• adjusting leasable area: consider agreeing with the landlord the possibility of and procedure for adjusting the area of the leased premises under certain conditions (for example, reducing the leasable area at the tenant's request in case of change of business conditions)
  • termination rights: certain flexibility can be achieved through introducing a tenant's right to terminate the lease after a certain lease period
  • force majeure provisions: carefully consider whether force majeure provisions include epidemics, pandemics or related restrictions

Works and repairs: When adapting to new working conditions, additional safety precautions may be required to ensure employees' safety. For example, consider installing dividers and transforming open areas into more private spaces. Remember to verify if the lease agreement requires any notices to the landlord in this regard.

New policies: Communicate with the landlord regarding the rules of using common areas to ensure the safety of the employees.

Management of premises: Keep up to date with public space cleaning and disinfection guidelines, and other workplace safety and health requirements. Consider introducing the safety compliance obligations of the parties to the lease agreement.

Workplace adjustments: Check out our Reopening Playbook: Ukraine, summarizing key measures for workplace rethinking, such as reorganizing work desks and flexible work organization guidelines. 

Click here to access Ukrainian Version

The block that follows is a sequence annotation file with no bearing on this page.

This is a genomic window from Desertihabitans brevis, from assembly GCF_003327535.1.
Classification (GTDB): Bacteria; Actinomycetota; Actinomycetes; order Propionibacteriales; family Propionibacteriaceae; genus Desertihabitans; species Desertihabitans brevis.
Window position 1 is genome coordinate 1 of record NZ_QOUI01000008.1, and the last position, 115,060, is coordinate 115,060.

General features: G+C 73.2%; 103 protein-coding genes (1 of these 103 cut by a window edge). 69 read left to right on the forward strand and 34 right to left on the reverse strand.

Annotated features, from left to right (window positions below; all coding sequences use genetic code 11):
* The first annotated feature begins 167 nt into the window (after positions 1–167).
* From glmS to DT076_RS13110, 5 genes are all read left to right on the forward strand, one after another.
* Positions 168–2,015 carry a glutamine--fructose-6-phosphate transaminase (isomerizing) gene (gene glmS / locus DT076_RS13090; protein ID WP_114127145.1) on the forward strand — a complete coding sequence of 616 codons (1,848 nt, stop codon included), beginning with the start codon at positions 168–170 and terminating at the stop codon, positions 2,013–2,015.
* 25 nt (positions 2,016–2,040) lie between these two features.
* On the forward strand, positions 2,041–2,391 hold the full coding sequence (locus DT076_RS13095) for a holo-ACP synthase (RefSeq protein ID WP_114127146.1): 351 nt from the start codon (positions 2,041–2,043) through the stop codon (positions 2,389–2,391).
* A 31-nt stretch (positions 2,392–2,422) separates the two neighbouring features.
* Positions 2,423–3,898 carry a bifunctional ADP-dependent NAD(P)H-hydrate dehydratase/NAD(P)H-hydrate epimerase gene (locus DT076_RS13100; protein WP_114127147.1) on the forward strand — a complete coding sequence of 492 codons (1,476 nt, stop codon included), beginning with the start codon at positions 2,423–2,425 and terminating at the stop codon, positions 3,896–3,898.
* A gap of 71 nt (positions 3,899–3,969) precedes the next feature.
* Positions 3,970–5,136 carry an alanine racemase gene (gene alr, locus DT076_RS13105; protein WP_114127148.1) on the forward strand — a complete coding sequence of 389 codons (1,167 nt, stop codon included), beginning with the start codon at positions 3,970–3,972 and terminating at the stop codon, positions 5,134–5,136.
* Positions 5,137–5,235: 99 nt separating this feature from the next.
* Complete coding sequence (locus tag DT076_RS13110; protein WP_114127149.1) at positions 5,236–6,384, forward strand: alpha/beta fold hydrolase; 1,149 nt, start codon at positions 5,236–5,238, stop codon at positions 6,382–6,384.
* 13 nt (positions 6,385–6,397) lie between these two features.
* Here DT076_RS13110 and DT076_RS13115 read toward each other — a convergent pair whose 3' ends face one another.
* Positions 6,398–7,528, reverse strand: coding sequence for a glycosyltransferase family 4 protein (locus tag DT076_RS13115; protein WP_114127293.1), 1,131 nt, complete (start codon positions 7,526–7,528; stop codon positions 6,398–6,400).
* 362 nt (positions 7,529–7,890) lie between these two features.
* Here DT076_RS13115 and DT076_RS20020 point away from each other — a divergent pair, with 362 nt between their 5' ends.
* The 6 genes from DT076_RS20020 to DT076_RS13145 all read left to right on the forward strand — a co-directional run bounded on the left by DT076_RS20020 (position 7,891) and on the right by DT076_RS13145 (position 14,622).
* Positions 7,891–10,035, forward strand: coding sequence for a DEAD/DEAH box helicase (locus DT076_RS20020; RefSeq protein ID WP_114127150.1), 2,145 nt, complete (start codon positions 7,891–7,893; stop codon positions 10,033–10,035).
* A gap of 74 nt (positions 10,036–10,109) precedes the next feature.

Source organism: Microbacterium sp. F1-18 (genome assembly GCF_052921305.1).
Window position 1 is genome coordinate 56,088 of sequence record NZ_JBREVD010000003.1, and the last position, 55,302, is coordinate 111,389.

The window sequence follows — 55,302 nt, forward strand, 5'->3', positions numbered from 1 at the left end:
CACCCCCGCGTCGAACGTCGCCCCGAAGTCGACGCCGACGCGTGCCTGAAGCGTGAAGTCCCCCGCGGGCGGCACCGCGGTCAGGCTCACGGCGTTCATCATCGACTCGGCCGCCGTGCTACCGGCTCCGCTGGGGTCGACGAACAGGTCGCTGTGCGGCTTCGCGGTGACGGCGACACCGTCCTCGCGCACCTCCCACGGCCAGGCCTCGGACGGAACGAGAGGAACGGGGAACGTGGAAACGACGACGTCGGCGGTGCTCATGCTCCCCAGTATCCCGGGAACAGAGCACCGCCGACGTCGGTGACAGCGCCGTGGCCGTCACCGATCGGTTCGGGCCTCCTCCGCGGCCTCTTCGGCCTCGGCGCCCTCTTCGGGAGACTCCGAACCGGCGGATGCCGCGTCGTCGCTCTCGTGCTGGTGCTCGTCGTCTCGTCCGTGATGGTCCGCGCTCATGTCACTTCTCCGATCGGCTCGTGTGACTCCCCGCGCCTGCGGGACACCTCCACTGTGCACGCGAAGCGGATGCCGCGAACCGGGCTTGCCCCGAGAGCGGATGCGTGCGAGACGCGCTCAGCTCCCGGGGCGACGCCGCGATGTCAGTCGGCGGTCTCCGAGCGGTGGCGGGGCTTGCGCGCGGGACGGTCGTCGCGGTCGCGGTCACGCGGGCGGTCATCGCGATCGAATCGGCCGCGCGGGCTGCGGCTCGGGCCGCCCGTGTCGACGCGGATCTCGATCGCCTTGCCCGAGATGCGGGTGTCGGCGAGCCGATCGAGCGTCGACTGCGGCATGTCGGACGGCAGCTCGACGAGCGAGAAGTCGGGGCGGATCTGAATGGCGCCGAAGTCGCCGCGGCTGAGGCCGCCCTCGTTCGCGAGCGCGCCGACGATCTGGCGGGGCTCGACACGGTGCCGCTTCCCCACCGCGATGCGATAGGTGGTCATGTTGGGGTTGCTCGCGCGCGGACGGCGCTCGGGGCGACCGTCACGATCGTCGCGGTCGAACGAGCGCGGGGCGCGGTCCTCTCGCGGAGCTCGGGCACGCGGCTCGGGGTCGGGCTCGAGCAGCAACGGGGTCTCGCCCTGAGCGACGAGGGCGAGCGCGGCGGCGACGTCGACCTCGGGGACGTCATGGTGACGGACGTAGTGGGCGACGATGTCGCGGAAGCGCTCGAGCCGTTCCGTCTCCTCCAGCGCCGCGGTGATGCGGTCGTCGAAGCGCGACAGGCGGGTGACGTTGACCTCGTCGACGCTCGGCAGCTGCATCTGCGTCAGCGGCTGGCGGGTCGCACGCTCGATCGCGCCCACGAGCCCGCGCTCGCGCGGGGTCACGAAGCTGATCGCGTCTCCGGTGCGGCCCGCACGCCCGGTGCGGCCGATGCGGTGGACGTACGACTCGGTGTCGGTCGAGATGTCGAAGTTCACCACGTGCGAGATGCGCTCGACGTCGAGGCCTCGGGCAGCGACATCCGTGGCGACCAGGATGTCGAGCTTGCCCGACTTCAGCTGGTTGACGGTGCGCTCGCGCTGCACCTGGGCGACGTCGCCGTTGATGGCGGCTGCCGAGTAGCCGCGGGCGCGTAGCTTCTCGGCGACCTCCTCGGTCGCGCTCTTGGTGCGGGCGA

© 2021 Baker & McKenzie. Ownership: This site (Site) is a proprietary resource owned exclusively by Baker McKenzie (meaning Baker & McKenzie International and its member firms, including Baker & McKenzie LLP). Use of this site does not of itself create a contractual relationship, nor any attorney/client relationship, between Baker McKenzie and any person. Non-reliance and exclusion: All information on this Site is of general comment and for informational purposes only and may not reflect the most current legal and regulatory developments. All summaries of the laws, regulation and practice are subject to change. The information on this Site is not offered as legal or any other advice on any particular matter, whether it be legal, procedural or otherwise. It is not intended to be a substitute for reference to (and compliance with) the detailed provisions of applicable laws, rules, regulations or forms. Legal advice should always be sought before taking any action or refraining from taking any action based on any information provided in this Site. Baker McKenzie, the editors and the contributing authors do not guarantee the accuracy of the contents and expressly disclaim any and all liability to any person in respect of the consequences of anything done or permitted to be done or omitted to be done wholly or partly in reliance upon the whole or any part of the contents of this Site. Attorney Advertising: This Site may qualify as “Attorney Advertising” requiring notice in some jurisdictions. To the extent that this Site may qualify as Attorney Advertising, PRIOR RESULTS DO NOT GUARANTEE A SIMILAR OUTCOME. All rights reserved. The content of the this Site is protected under international copyright conventions. Reproduction of the content of this Site without express written authorization is strictly prohibited.